Income Tax Rates & Rebates

How much is income tax in New Zealand?

It has become common practice in recent years for the rate of income tax to be adjusted annually in the July budget.

There are three tax rates in New Zealand, which are currently as follows:

Taxable Income ($)

Tax Rate (%)

Cumulative Tax ($)

0-38,000

19.5

7,410

38,001-60,000

33

14,670

over 60,000

39

 

Under recent tax changes, if you receive a lump sum payment (e.g. bonuses, back pay or retirement) and your annual income is over $60,000, you can elect to pay the higher tax rate of 39 per cent on the lump sum and therefore avoid ‘squaring up’ your tax at the end of the year. If you receive a redundancy payment which together with the annual value of your income for the previous four weeks is less than $38,000, you will pay a flat rate of 21 per cent tax on the redundancy payment.

Rebates

Before you're liable for income tax, you can deduct certain allowances (known as rebates) from your gross salary, which reduce your tax bill. Some income rebates, such as the low earner rebate, are built into the PAYE rates but others, such as the housekeeper, childcare and donations rebates, must be claimed from the IRD on separate forms. Key rebates include:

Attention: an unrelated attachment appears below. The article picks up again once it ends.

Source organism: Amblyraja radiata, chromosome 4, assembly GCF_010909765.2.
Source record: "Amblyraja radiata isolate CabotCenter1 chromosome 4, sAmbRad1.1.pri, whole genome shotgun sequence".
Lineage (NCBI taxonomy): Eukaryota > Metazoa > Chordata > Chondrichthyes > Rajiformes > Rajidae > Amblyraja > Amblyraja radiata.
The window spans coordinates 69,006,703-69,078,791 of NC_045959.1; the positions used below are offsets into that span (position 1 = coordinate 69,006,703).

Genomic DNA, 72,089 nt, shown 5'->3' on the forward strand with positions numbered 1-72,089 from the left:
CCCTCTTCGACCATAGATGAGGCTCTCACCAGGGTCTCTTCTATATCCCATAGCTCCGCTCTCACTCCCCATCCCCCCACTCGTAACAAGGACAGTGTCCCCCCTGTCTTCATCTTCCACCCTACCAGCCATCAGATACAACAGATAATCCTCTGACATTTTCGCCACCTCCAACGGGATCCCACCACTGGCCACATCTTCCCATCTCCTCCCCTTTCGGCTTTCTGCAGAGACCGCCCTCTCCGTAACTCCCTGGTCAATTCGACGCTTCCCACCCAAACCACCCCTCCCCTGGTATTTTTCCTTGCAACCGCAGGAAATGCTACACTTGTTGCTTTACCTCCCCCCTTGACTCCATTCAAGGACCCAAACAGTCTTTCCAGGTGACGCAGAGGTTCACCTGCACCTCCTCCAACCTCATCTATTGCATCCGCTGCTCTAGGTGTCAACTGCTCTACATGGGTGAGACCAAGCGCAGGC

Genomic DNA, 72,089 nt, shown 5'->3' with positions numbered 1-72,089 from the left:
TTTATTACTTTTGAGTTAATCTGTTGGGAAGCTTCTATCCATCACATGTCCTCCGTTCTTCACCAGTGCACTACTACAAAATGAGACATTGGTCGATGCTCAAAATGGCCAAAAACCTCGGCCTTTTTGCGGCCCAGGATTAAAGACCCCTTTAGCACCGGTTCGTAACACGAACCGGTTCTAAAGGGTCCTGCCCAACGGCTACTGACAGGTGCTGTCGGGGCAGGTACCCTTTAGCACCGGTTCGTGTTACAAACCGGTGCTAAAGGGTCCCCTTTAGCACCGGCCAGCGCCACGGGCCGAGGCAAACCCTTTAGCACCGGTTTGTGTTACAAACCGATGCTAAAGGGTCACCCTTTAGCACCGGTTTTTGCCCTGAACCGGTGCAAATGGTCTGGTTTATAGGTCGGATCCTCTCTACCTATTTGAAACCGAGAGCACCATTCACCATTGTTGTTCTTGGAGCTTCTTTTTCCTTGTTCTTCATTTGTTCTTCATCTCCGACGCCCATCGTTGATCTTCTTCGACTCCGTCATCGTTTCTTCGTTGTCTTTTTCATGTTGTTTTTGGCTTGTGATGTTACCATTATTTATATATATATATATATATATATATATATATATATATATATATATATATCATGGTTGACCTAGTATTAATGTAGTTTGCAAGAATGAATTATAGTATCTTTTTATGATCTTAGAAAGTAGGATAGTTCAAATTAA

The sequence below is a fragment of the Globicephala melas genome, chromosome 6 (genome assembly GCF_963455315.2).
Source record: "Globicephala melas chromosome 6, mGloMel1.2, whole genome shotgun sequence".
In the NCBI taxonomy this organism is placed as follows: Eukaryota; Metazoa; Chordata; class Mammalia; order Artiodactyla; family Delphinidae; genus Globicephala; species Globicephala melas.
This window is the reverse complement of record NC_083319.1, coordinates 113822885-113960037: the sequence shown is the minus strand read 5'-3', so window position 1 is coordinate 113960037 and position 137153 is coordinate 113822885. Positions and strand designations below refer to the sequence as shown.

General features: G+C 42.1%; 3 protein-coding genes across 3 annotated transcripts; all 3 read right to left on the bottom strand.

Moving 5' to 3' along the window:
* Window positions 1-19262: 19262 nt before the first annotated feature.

• child taxpayer rebate ($156), available for children under 15 or still at school;
  • housekeeper rebate ($310), which generally includes childcare costs for working parents;
  • donations rebate ($630), on charitable donations of $1,890 or more;
  • low income earner rebate (4.5 per cent of net income up to $9,500 and 1.5 per cent of income above $9,500);
  • transitional tax allowance ($728, reduced by 20¢ per $1 of earnings over $6,240), which is available to full-time earners working at least 20 hours per week.

Tax rebates must be claimed by 30th September following the end of the relevant tax year. Expenses associated with employment (such as clothing or travel to work) cannot usually be claimed as a tax allowance in New Zealand. However, the self-employed can claim legitimate business expenses. Interest on a mortgage cannot be claimed as a tax allowance in New Zealand.

This article is an extract from Living and Working in New Zealand. Click here to get a copy now.

Further reading

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